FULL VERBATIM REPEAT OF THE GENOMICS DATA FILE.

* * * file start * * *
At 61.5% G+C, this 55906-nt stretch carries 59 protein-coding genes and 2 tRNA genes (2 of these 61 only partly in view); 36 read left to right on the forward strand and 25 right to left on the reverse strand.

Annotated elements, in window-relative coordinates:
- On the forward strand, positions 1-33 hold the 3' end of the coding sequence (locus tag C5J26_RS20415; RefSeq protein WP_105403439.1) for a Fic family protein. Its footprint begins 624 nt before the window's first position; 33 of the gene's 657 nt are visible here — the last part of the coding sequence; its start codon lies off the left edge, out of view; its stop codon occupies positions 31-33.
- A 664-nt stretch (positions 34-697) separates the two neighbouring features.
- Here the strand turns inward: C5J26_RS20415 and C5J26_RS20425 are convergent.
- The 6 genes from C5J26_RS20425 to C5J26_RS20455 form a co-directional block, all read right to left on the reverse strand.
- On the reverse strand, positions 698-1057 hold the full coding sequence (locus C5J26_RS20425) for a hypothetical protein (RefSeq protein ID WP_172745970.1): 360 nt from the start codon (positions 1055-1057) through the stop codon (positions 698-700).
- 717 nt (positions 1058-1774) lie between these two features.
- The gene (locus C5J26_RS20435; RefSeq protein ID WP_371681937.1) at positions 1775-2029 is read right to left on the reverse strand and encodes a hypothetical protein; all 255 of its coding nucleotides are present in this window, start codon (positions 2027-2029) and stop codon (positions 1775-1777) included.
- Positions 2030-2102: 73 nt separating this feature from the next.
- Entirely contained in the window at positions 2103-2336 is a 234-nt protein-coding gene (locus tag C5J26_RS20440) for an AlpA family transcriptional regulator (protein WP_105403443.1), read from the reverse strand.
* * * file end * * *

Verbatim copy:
At 61.5% G+C, this 55906-nt stretch carries 59 protein-coding genes and 2 tRNA genes (2 of these 61 only partly in view); 36 read left to right on the forward strand and 25 right to left on the reverse strand.

Annotated elements, in window-relative coordinates:
- On the forward strand, positions 1-33 hold the 3' end of the coding sequence (locus tag C5J26_RS20415; RefSeq protein WP_105403439.1) for a Fic family protein. Its footprint begins 624 nt before the window's first position; 33 of the gene's 657 nt are visible here — the last part of the coding sequence; its start codon lies off the left edge, out of view; its stop codon occupies positions 31-33.
- A 664-nt stretch (positions 34-697) separates the two neighbouring features.
- Here the strand turns inward: C5J26_RS20415 and C5J26_RS20425 are convergent.
- The 6 genes from C5J26_RS20425 to C5J26_RS20455 form a co-directional block, all read right to left on the reverse strand.
- On the reverse strand, positions 698-1057 hold the full coding sequence (locus C5J26_RS20425) for a hypothetical protein (RefSeq protein ID WP_172745970.1): 360 nt from the start codon (positions 1055-1057) through the stop codon (positions 698-700).
- 717 nt (positions 1058-1774) lie between these two features.
- The gene (locus C5J26_RS20435; RefSeq protein ID WP_371681937.1) at positions 1775-2029 is read right to left on the reverse strand and encodes a hypothetical protein; all 255 of its coding nucleotides are present in this window, start codon (positions 2027-2029) and stop codon (positions 1775-1777) included.
- Positions 2030-2102: 73 nt separating this feature from the next.
- Entirely contained in the window at positions 2103-2336 is a 234-nt protein-coding gene (locus tag C5J26_RS20440) for an AlpA family transcriptional regulator (protein WP_105403443.1), read from the reverse strand.